Odds and sods: Murray the moron; BP agrees with me

May 13th, 2007 → 10:29 am @ // 4 Comments

There are days when I think Murray Chass is a bad writer, or a lazy reporter, or a grudge-carrying boob. Those are the good days. Then there are days like today, when I wonder if he knows anything about baseball at all.

Pretty much everyone who is involved with, reporters on, is a fan of, or reads about baseball is aware of the laughably porous PED-testing program MLB has in place. It’s been written about again and again and again.

But in today’s Times, Chass has a typical column, which is to say, one devoid of any new information. He also comes out with this gem, which is impressive even for him:

“Because baseball tests for steroids and other performance-enhancing substances, it is unlikely that Bonds is risking his career by using them. But baseball, as all other sports, doesn’t test for human growth hormone, so some Bonds critics believe that’s what he’s using.”

This may very well be the first time I’ve seen anyone write that the MLB testing program is so good as to all but ensure players aren’t using. In fact, Jack Curry, one of Chass’s colleagues at the Times, wrote a long, prominent story less than two months ago that highlighted just how porous baseball’s program is.

Some of the highlights of Curry’s article:

* Baseball doesn’t test for the blood booster EPO or 1GF-1, a hormone that mimics the effects of HGH.

* If a player faces a random test on game day, he has up until an hour after that night’s contest to actually give a sample. That prompted this quote: “If a guy can’t do it, he comes back in an hour?” said Dr. Gary I. Wadler, an associate professor of medicine at NYU and a member of the World Anti-Doping Agency. “Comes back in an hour? Give me a break. They should say that he will be chaperoned from the moment of notification. It shouldn’t even be 30 seconds later.” The players, Wadler pointed out, are not chaperoned during this time.

* A GM told Curry that, on days in which a collector comes to spring training, a player could alert teammates who hadn’t shown up yet that testing was taking place.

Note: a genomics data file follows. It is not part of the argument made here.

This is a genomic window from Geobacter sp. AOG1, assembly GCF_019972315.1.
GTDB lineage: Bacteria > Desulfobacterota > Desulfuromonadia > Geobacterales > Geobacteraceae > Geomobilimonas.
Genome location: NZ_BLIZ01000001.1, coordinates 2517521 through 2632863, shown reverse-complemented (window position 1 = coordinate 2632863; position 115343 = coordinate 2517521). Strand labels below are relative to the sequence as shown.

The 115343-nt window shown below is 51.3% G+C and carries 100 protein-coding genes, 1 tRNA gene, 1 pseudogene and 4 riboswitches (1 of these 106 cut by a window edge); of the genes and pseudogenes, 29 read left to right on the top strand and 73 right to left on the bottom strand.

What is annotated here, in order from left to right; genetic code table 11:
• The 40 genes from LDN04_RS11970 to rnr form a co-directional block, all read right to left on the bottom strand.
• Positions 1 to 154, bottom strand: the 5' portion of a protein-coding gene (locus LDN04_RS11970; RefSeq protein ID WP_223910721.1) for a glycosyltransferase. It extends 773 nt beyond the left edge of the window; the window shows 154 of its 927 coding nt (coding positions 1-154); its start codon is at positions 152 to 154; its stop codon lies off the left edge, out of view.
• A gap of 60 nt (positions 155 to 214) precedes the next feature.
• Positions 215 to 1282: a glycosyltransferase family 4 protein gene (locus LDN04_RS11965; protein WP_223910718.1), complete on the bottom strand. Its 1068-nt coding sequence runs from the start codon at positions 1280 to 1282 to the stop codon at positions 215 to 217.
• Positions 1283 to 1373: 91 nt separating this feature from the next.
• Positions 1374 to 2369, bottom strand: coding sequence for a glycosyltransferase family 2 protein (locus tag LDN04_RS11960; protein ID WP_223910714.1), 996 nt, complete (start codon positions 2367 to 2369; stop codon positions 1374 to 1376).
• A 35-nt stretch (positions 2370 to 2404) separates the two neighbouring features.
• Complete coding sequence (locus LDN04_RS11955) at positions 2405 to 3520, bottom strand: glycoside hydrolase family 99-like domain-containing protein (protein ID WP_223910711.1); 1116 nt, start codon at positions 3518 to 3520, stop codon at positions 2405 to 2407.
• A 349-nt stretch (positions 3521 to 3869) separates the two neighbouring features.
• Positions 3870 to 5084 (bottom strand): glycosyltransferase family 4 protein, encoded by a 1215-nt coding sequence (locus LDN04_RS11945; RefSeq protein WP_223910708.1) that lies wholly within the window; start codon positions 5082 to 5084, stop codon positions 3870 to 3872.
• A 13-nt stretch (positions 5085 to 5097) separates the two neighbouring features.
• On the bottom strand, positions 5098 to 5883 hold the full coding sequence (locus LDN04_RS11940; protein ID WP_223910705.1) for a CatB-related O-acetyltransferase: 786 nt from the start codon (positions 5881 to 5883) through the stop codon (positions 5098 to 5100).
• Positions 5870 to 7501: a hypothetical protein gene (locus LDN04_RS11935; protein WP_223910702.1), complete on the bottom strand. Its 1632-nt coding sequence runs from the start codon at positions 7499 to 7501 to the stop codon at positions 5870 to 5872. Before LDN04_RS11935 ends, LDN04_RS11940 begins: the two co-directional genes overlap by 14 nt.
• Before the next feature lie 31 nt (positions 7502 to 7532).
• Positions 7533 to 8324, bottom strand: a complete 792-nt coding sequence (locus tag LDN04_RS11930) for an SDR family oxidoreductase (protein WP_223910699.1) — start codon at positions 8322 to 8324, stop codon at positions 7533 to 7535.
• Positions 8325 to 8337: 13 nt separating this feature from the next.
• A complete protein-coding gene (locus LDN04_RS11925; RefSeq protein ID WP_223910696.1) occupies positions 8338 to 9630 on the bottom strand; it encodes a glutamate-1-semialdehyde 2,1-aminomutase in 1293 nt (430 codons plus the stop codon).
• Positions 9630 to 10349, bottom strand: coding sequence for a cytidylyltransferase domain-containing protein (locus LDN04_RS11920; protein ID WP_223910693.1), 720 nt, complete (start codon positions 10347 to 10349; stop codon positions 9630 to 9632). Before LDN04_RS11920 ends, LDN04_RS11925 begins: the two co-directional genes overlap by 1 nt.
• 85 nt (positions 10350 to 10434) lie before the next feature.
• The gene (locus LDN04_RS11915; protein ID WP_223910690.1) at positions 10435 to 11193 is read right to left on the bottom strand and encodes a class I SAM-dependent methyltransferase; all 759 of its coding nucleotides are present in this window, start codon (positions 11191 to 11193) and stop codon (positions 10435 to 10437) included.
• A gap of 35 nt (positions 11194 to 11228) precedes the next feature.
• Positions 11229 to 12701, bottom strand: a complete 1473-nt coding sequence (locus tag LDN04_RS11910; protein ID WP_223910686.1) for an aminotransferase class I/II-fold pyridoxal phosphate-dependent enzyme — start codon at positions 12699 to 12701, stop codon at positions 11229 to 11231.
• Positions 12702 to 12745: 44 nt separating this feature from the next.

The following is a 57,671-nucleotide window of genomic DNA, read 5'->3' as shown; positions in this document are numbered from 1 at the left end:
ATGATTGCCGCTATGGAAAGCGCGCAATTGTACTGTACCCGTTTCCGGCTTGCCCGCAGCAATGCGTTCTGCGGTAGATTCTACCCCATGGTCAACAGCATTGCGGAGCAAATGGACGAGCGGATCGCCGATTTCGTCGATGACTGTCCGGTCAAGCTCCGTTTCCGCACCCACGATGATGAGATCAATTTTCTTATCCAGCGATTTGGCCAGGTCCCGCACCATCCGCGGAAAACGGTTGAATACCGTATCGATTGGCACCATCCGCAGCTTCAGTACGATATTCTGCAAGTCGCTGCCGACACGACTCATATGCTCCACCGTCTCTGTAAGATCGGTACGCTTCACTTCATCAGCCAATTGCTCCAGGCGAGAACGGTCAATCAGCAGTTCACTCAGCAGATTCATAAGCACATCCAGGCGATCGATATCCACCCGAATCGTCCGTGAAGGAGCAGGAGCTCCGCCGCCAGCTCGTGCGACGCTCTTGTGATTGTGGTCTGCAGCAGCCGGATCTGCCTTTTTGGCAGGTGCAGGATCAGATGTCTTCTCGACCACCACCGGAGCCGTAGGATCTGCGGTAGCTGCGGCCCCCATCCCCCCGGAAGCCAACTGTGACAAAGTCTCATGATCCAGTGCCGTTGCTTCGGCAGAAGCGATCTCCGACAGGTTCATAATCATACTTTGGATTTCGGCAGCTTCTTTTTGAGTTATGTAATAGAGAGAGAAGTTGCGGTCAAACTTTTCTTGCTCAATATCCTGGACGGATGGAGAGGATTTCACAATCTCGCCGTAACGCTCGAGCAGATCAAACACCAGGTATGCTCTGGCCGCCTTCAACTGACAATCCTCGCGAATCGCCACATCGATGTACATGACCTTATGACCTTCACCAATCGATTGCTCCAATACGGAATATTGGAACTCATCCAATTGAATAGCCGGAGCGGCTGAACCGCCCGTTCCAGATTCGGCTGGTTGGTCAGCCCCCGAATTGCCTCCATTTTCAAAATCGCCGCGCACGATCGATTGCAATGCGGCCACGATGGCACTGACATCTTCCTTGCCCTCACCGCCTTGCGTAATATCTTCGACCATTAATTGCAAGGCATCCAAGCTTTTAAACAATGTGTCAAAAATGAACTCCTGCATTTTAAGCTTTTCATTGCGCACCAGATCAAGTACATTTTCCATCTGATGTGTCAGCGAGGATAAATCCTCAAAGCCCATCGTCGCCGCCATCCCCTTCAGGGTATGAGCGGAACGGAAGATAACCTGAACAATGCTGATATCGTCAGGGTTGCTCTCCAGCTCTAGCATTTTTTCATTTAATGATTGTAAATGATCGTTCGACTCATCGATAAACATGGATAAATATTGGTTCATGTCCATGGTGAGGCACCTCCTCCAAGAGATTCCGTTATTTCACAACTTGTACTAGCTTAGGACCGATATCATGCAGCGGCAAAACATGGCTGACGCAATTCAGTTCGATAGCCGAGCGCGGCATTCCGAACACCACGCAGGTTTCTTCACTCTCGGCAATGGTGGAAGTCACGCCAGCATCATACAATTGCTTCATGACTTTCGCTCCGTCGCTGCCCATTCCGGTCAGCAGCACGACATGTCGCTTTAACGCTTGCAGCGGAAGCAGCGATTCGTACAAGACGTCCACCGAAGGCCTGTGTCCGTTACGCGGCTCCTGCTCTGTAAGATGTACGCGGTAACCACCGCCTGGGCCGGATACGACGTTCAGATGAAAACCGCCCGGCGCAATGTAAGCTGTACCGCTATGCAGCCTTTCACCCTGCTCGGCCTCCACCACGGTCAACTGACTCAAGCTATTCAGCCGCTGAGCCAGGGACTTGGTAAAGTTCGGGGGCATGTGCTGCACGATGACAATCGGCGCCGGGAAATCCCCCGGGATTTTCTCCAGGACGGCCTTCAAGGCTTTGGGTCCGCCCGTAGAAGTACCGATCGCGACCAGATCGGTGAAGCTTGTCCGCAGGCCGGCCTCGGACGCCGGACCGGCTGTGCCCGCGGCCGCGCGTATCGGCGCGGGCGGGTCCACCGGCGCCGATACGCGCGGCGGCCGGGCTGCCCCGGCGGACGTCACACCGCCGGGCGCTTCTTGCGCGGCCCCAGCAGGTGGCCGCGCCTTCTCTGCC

* Some players are notified the night before a test is going to take place.
Chass is also wrong when he says that “all other sports” are similar to baseball in that they don’t test for HGH…unless Chass doesn’t consider what takes place at the Olympics as “sport.” Finally, HGH is no small exclusion: two seasons ago, when I was with the Red Sox, HGH was widely acknowledged throughout baseball to have replaced steroids as the juicer of choice.

***

In cheerier news, it’s nice to see Baseball Prospectus’s Will Carroll agreeing with me when he says, “I love Tim Wakefield.” Check out his piece; it’s worth reading.


Post Categories: Baseball Prospectus & Murray Chass & Steroids & Tim Wakefield

4 Comments → “Odds and sods: Murray the moron; BP agrees with me”


  1. kinshane

    10 years ago

    In the military, we do indeed chaperone people around when they can’t, um, produce during a random urinalysis. If it takes an overly long amount of time for the urine to flow, they are escorted to the testing center and a catheter is used. Of course, we are responsible for making sure people who have access to weaponry are not tweaking or whatever, so it would seem to be more important for us to make sure the test is good. Professional athletes, while not having access to automatic rifles, do make an arseload of money, so it should be as important for them.

    It’s all about the union, baby.

    Reply

  2. wired1

    10 years ago

    Thanks Murray, baseball is worried about steroids. Glad I bought the Times today.

    Reply

  3. benschon

    10 years ago

    Notice the weirdly complex syntax Tom Glavine uses in this long quote from the same article. Does he really talk like that?

    Asked how he would view Bonds’s record, Glavine said: “This cloud of suspicion probably has taken away from the magnitude of appreciation. I have issues with it just like everybody else. But there’s part of me that still has a hesitancy to disregard it when we don’t know definitively that something has taken place. We all have suspicions, and those suspicions are based on pretty good evidence.”

    Reply

  4. mtalinm

    10 years ago

    nothing better to talk about than fellow journalists? now that’s navel-gazing…

    Reply

Leave a Reply

%d bloggers like this: